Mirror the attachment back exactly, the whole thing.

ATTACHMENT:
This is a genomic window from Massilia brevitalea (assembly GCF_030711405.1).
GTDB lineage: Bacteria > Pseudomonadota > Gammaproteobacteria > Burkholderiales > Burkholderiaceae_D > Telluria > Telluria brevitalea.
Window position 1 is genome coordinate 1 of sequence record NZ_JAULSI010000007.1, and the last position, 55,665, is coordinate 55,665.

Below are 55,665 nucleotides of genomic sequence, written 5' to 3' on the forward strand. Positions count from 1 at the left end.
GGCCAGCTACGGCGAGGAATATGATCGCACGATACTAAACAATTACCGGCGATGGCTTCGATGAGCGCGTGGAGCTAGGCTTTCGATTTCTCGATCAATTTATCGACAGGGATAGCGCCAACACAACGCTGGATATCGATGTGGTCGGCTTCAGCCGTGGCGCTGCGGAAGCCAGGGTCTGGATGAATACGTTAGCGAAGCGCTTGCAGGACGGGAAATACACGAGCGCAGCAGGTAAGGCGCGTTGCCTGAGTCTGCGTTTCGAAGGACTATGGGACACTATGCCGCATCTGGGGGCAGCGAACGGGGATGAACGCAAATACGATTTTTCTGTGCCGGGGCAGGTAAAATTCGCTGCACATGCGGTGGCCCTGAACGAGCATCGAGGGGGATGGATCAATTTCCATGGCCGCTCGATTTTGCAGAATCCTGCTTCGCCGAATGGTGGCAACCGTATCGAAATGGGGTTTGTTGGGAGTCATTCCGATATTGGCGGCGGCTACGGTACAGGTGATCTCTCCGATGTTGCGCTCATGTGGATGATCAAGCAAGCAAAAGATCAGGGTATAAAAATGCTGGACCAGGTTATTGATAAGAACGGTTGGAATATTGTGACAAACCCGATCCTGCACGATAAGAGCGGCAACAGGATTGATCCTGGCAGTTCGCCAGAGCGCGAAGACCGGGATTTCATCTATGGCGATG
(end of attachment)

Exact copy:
This is a genomic window from Massilia brevitalea (assembly GCF_030711405.1).
GTDB lineage: Bacteria > Pseudomonadota > Gammaproteobacteria > Burkholderiales > Burkholderiaceae_D > Telluria > Telluria brevitalea.
Window position 1 is genome coordinate 1 of sequence record NZ_JAULSI010000007.1, and the last position, 55,665, is coordinate 55,665.

Below are 55,665 nucleotides of genomic sequence, written 5' to 3' on the forward strand. Positions count from 1 at the left end.
GGCCAGCTACGGCGAGGAATATGATCGCACGATACTAAACAATTACCGGCGATGGCTTCGATGAGCGCGTGGAGCTAGGCTTTCGATTTCTCGATCAATTTATCGACAGGGATAGCGCCAACACAACGCTGGATATCGATGTGGTCGGCTTCAGCCGTGGCGCTGCGGAAGCCAGGGTCTGGATGAATACGTTAGCGAAGCGCTTGCAGGACGGGAAATACACGAGCGCAGCAGGTAAGGCGCGTTGCCTGAGTCTGCGTTTCGAAGGACTATGGGACACTATGCCGCATCTGGGGGCAGCGAACGGGGATGAACGCAAATACGATTTTTCTGTGCCGGGGCAGGTAAAATTCGCTGCACATGCGGTGGCCCTGAACGAGCATCGAGGGGGATGGATCAATTTCCATGGCCGCTCGATTTTGCAGAATCCTGCTTCGCCGAATGGTGGCAACCGTATCGAAATGGGGTTTGTTGGGAGTCATTCCGATATTGGCGGCGGCTACGGTACAGGTGATCTCTCCGATGTTGCGCTCATGTGGATGATCAAGCAAGCAAAAGATCAGGGTATAAAAATGCTGGACCAGGTTATTGATAAGAACGGTTGGAATATTGTGACAAACCCGATCCTGCACGATAAGAGCGGCAACAGGATTGATCCTGGCAGTTCGCCAGAGCGCGAAGACCGGGATTTCATCTATGGCGATG